In establishing age requirements, the Founding Fathers were worried about candidates’ maturity, with founder George Mason stating that “if interrogated [he would] be obliged to declare that his political opinions at the age of 21 were too crude and erroneous to merit an influence on public measures.” 

Many have raised similar concerns in seeking to establish maximum age limits, arguing that mental acuity declines with age. More than half of Americans support a maximum age limit for elected officials to hold office, according to a recent YouGov poll. However, critics of age limits for Congress argue that because voters are free to determine whether a candidate has reached his or her “expiration date” at the ballot box, formal restrictions are unnecessary. Similar arguments are what won the day at the Constitutional Convention.

Term Limits for Supreme Court Justices

Because they can’t be voted out, the argument for age limits is stronger for Supreme Court justices who receive a lifetime appointment. The average justice’s term is now longer than it has been at any other point in U.S. history and far exceeds the average tenure in the 1700s when the federal judiciary was established. 

As Supreme Court justices remain on the bench longer, the power of the Court has grown, raising the political stakes for appointments and confirmations. A 2020 PBS poll found that 77% of Americans support restrictions on the length of service by Supreme Court justices. In addition to concerns about the unchecked power that comes with lifetime service, supporters of age limits also argue that older justices may be more out of touch with average Americans.

Advocates for Supreme Court term limits have some notable supporters, including Chief Justice John Roberts. “The Framers adopted life tenure at a time when people simply did not live as long as they do now. A judge insulated from the normal currents of life for twenty-five or thirty years was a rarity then, but is becoming commonplace today,” the Chief Justice stated. “Setting a term of, say, fifteen years would ensure that federal judges would not lose all touch with reality through decades of ivory tower existence. It would also provide a more regular and greater degree of turnover among the judges. Both developments would, in my view, be healthy ones.”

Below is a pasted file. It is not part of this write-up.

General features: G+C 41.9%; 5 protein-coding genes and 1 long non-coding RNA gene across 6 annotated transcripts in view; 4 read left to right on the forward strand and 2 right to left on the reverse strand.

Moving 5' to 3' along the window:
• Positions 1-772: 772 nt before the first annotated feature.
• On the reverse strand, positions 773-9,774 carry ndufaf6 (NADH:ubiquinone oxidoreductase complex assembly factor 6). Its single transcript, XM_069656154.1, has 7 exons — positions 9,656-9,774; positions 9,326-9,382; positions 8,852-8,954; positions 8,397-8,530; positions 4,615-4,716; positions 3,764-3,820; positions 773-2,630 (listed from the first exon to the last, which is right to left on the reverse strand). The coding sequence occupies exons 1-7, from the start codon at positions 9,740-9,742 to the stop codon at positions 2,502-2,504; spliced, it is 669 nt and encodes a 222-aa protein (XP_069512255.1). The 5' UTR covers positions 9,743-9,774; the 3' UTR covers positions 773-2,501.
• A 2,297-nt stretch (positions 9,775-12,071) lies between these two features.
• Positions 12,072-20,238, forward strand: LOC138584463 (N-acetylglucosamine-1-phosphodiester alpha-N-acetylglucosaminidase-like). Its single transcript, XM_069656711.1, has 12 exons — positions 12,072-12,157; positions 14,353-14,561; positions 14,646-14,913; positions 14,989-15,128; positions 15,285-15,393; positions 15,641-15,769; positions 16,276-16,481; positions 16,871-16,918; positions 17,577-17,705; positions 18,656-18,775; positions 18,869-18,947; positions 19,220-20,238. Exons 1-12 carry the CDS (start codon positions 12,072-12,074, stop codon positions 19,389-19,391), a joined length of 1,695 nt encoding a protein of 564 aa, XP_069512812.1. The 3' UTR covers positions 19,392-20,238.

Feasibility of Term Limits

Even if federal term/age limits gain widespread support, it will still be an uphill battle, as a Constitutional amendment is needed to implement such limits. Under U.S. Constitution, there are two paths for amendments The first requires a two-thirds vote of approval by both the U.S. House of Representatives and the Senate, while the other involves a national convention called for by a two-thirds vote from state legislatures. In either case, the amendment must then be ratified by three-fourths of states.

Donald Scarinci is well known to our readers.  He is the founding Partner of Scarinci Hollenbeck, one of NJ’s largest law firms, lawyer and advisor to many NJ elected officials, a Trustee of the NJ Institute of Local Government Attorneys, editor of the popular Constitutional Law Reporter https://constitutionallawreporter.com/ and author of four books.